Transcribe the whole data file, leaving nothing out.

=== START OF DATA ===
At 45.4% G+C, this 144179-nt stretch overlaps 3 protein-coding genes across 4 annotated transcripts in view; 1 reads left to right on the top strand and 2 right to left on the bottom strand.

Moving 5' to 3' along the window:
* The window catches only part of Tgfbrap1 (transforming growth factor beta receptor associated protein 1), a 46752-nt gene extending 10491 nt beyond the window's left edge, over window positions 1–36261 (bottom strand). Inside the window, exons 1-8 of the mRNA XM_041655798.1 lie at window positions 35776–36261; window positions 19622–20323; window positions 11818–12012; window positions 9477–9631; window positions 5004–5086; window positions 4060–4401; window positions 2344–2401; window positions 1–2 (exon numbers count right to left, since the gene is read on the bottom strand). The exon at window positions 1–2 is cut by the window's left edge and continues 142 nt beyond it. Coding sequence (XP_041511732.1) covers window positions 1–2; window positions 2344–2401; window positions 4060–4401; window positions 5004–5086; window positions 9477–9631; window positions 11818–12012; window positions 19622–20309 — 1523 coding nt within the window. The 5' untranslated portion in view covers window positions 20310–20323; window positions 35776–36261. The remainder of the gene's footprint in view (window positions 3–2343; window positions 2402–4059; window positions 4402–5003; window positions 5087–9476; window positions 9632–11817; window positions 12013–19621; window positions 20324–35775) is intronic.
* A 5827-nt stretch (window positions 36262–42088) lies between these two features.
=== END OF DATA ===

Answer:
At 45.4% G+C, this 144179-nt stretch overlaps 3 protein-coding genes across 4 annotated transcripts in view; 1 reads left to right on the top strand and 2 right to left on the bottom strand.

Moving 5' to 3' along the window:
* The window catches only part of Tgfbrap1 (transforming growth factor beta receptor associated protein 1), a 46752-nt gene extending 10491 nt beyond the window's left edge, over window positions 1–36261 (bottom strand). Inside the window, exons 1-8 of the mRNA XM_041655798.1 lie at window positions 35776–36261; window positions 19622–20323; window positions 11818–12012; window positions 9477–9631; window positions 5004–5086; window positions 4060–4401; window positions 2344–2401; window positions 1–2 (exon numbers count right to left, since the gene is read on the bottom strand). The exon at window positions 1–2 is cut by the window's left edge and continues 142 nt beyond it. Coding sequence (XP_041511732.1) covers window positions 1–2; window positions 2344–2401; window positions 4060–4401; window positions 5004–5086; window positions 9477–9631; window positions 11818–12012; window positions 19622–20309 — 1523 coding nt within the window. The 5' untranslated portion in view covers window positions 20310–20323; window positions 35776–36261. The remainder of the gene's footprint in view (window positions 3–2343; window positions 2402–4059; window positions 4402–5003; window positions 5087–9476; window positions 9632–11817; window positions 12013–19621; window positions 20324–35775) is intronic.
* A 5827-nt stretch (window positions 36262–42088) lies between these two features.